The data is collected by computer-assisted interviews. There are several procedures for electronically controlling the registration of answer in the questionnaire. In some cases the interviewer gets a &“warning´´ when recording an answer, in other cases only values within certain pre-specified limits are accepted. In addition, there are checks that ensure that only valid codes for the answer categories are accepted.

Seasonal adjustment

Not relevant

Confidentiality

Not relevant

Comparability over time and space

Statistics Norway has collected data on smoking habits in Norway since 1973, and on habits of snuff use since 2008.

From 2014, Statistics Norway has decided to estimate weights to adjust for possible biases introduced by non-response. Using weights will affect the numbers somewhat, but the trend we have seen over many years will remain unchanged, even with weighted figures. The tabel shows weighted and unweighted numbers for 2012 and 2013.

 

 

2012

2013

 

unweighted

weighted

unweighted

weighted

Total

15,6

16,2

14,6

15,6

Gender

 

 

 

 

Men

15,7

16,2

15,1

16,3

Women

15,5

16,1

14,1

14,8

Age

 

 

 

 

16-24 years

6,9

6,8

7,1

7,0

25-44 years

14,5

15,7

13,5

15,1

45-66 years

20,3

21,4

19,1

20,6

67 years and older

13,4

13,6

12,2

13,0

From 1973 to 2008, three-year moving averages were estimated. A moving average is calculated as the average of results from three consecutive years, and this represents the middle of the three years. From 2009, Statistics Norway has decided to use the actual figures for each year.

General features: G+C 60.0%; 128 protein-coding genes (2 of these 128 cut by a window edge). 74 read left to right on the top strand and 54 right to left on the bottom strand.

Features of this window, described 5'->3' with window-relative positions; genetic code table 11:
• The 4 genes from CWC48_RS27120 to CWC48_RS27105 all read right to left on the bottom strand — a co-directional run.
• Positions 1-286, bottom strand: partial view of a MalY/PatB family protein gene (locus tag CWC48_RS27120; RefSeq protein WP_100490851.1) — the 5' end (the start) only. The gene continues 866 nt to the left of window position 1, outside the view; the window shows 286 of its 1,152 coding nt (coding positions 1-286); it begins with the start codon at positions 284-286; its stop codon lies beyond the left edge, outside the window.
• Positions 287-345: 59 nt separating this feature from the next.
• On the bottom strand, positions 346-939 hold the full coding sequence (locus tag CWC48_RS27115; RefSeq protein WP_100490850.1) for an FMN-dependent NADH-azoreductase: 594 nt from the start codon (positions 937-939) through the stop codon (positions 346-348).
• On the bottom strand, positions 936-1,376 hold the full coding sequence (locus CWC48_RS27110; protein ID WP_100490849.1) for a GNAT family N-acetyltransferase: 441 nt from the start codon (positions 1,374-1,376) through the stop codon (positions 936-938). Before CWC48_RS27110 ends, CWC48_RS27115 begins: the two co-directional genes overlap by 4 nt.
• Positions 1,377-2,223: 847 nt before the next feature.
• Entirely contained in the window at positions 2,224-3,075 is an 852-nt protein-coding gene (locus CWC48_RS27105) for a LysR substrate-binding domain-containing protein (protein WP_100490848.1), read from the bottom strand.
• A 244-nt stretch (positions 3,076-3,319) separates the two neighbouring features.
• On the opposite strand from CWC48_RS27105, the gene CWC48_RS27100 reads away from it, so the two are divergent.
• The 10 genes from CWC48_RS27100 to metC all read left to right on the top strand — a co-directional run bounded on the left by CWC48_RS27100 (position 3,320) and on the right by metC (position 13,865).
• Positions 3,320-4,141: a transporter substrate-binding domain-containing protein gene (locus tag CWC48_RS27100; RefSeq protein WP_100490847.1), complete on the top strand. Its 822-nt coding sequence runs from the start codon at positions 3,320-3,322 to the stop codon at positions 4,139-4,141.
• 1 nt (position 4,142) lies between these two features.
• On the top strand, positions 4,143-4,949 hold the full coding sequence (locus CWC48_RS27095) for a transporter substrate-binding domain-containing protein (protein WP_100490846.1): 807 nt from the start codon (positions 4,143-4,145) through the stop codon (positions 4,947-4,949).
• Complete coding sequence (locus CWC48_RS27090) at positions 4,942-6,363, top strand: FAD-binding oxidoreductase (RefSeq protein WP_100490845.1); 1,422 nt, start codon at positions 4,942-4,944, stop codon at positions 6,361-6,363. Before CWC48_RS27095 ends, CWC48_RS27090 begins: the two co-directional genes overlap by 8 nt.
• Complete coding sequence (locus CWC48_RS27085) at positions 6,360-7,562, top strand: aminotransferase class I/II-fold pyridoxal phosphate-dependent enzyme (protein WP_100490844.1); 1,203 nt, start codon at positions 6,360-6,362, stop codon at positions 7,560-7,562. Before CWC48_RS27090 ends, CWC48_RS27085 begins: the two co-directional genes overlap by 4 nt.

Accuracy and reliability

Sources of error and uncertainty

Measurement errors are errors that occur during data collection and are caused by the survey instrument: the form, questionnaire or measuring device used for data collection may lead to the recording of wrong values. The respondent may also consciously or unconsciously, give erroneous data or interviewers may influence the answers given by respondents.

Processing errors are errors introduced during data processing in Statistics Norway, such as coding, data entry, data editing, imputation etc. Efforts have been made to minimise both measurement and processing errors by developing a control system in the questionnaire.

Non response errors are errors by unit non-response, i.e. that the individual has failed to respond, or item non response, i.e. that the respondent has failed to respond to some but not all the questions in the survey.

The unit non-response in this survey is between 35 and 45 per cent. For more information on biases caused by non-response, please see the publications for each Holiday and Travel survey.

Sampling errors arise from the fact that the estimates are based on a sample and not a census of the entire population. The sampling error is measured by the standard error which estimates the expected deviation between the survey estimate and the estimate that would have been obtained if a complete enumeration had been carried out.

The exact standard error is not calculated for this survey. However, by using the figure below one can find the expected standard error. The number of observations in this survey is about 4500-5000.

Figure 1. Expected standard error for observed percentages by different sample sizes

Number of observations

5/95

10/90

15/85

20/80

25/75

30/70

35/65

40/60

50/50

25

4,4

6,0

7,1

8,0

8,7

9,2

9,5

9,8

10,0

50

3,1

4,2

5,0

5,7

6,1

6,5

6,7

6,9

7,1

100

2,2

3,0

3,6

4,0

4,3

4,6

4,8

4,9

5,0

500

1,0

1,3

1,6

1,8

1,9

2,0

2,1

2,2

2,2

1000

0,7

0,9

1,1

1,3

1,4

1,4

1,5

1,5

1,6

1500

0,6

0,8

0,9

1,0

1,1

1,2

1,2

1,3

1,3

2000

0,5

0,7

0,8

0,9

1,0

1,0

1,1

1,1

1,1

3000

0,4

0,5

0,7

0,7

0,8

0,8

0,9

0,9

0,9

4000

0,3

0,5

0,6

0,6

0,7

0,7

0,8

0,8

0,8

5000

0,3

0,4

0,5

0,6

0,6

0,6

0,7

0,7

0,7

Revision

Not relevant